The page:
When she looked up at the screen again, the feed had restarted. The monster was running across the ice, chasing the UN soldiers. It killed one of them. The Bobbie on the video began firing, followed by her entire platoon opening up.

The creature was fast. But when the UN soldiers suddenly turned to open a firing lane for the Martians, the creature didn’t react quickly. So maybe fast in a straight line, but not a lot of lateral speed. That might be useful. The video caught up again to the UN soldier being thrown into Private Hillman. The creature reacted to gunfire, to injuries, even though they didn’t slow it down. She thought back to the video she’d seen of Holden and Amos engaging the creature in the Rocinante’s cargo hold. It had largely ignored them until Amos started shooting it, and then it had erupted into violence.

But the first creature had attacked the UN troop station. So at least to some degree, they could be directed. Given orders. Once they no longer had orders, they seemed to lapse into a default state of trying to get increased energy and break the constraints. While in that state, they ignored pretty much everything but food and violence. The next time she ran into one, unless it had specifically been ordered to attack her, she could probably pick her own battleground, draw it to her where she wanted to be. That was useful too.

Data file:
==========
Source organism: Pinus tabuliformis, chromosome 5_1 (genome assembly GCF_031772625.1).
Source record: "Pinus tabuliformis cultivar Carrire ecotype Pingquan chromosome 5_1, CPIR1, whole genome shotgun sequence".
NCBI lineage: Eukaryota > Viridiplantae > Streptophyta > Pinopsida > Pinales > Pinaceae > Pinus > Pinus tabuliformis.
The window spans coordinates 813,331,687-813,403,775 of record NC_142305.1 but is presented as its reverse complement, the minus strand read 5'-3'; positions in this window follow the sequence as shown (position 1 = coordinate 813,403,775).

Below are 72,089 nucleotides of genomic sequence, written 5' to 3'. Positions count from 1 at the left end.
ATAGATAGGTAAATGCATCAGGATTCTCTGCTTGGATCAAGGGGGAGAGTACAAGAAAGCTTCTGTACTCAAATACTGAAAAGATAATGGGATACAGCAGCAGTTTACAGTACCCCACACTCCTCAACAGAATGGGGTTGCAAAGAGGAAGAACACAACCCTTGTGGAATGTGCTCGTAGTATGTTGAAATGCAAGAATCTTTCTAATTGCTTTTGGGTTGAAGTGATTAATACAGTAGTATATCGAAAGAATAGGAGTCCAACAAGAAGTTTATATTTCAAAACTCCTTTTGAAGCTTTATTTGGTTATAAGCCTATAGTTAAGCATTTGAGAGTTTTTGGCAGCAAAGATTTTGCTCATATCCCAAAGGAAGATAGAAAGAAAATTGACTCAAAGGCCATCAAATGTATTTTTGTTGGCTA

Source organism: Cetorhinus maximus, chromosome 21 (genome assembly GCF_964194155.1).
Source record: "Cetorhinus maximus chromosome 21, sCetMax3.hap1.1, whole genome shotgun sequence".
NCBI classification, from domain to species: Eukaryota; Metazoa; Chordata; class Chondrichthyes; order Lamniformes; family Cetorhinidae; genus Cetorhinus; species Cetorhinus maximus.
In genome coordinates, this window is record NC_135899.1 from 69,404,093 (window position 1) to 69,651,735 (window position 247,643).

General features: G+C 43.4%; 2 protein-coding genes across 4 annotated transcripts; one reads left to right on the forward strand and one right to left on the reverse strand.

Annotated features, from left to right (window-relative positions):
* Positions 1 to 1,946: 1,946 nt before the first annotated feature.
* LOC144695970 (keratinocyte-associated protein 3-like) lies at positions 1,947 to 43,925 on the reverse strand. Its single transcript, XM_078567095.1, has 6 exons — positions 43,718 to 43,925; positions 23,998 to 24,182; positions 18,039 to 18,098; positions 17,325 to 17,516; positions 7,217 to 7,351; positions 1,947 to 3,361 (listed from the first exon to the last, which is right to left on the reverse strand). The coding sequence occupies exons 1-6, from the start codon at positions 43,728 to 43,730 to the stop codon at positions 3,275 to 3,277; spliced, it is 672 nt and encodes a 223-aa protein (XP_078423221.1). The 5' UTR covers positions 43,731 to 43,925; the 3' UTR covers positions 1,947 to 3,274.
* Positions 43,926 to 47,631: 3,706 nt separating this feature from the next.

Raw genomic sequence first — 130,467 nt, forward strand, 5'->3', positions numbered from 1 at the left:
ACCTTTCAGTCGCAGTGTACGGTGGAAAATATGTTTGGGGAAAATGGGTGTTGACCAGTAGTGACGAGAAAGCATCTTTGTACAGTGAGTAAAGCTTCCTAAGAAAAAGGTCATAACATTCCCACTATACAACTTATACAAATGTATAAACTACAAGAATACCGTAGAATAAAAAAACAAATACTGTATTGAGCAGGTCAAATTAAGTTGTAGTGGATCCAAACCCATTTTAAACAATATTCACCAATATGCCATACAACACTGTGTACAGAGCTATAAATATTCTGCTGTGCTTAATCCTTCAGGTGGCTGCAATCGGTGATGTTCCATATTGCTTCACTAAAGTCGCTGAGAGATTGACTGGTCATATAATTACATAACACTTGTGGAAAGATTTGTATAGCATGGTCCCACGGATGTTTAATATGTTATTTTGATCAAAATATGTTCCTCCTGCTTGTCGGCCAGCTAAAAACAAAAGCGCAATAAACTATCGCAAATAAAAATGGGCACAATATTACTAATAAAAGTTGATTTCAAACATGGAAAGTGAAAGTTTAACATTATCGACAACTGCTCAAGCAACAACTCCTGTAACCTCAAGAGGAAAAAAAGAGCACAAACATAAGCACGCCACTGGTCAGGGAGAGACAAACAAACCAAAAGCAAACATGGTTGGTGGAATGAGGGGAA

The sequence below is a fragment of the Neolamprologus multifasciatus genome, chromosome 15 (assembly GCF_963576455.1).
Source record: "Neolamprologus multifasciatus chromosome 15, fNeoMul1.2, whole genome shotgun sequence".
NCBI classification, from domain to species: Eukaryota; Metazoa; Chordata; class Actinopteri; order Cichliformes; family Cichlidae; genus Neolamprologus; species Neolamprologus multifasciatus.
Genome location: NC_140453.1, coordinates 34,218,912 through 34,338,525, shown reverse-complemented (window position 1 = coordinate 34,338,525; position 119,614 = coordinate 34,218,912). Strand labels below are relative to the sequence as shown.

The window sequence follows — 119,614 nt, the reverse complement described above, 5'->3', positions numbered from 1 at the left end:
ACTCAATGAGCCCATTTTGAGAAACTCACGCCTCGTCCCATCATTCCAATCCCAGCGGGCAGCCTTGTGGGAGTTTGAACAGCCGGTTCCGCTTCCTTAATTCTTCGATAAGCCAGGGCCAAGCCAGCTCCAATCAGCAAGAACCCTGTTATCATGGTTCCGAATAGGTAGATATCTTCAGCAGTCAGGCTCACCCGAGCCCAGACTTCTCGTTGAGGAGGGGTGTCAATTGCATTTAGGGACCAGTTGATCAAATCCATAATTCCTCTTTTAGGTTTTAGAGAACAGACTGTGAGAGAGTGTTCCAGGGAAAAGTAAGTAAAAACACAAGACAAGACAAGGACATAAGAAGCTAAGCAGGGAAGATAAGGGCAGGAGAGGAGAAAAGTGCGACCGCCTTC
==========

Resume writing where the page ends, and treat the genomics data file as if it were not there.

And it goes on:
She finished attaching the arm assembly and tested it. Greens across the board. Even if she wasn’t sure whom she was working for, at least she hadn’t forgotten how to do her job.

On the screen, the monster ran up the side of the big mech Yojimbo and tore the pilot’s hatch off. Sa’id, the pilot, was hurled away. Again with the ripping and throwing. It made sense. With a combination like enormous strength and virtual immunity to ballistic damage as your tool set, running straight at your opponent, then ripping them in two was a pretty winning strategy. Throwing heavy objects at lethal speeds went hand in hand with the strength. And kinetic energy was a bitch. Armor might deflect bullets or lasers, and it might help cushion impacts, but no one had ever made armor that could shrug off all the kinetic energy imparted by a large mass moving at high speed. At least not in something a human could wear. If you were strong enough, a garbage Dumpster was better than a gun.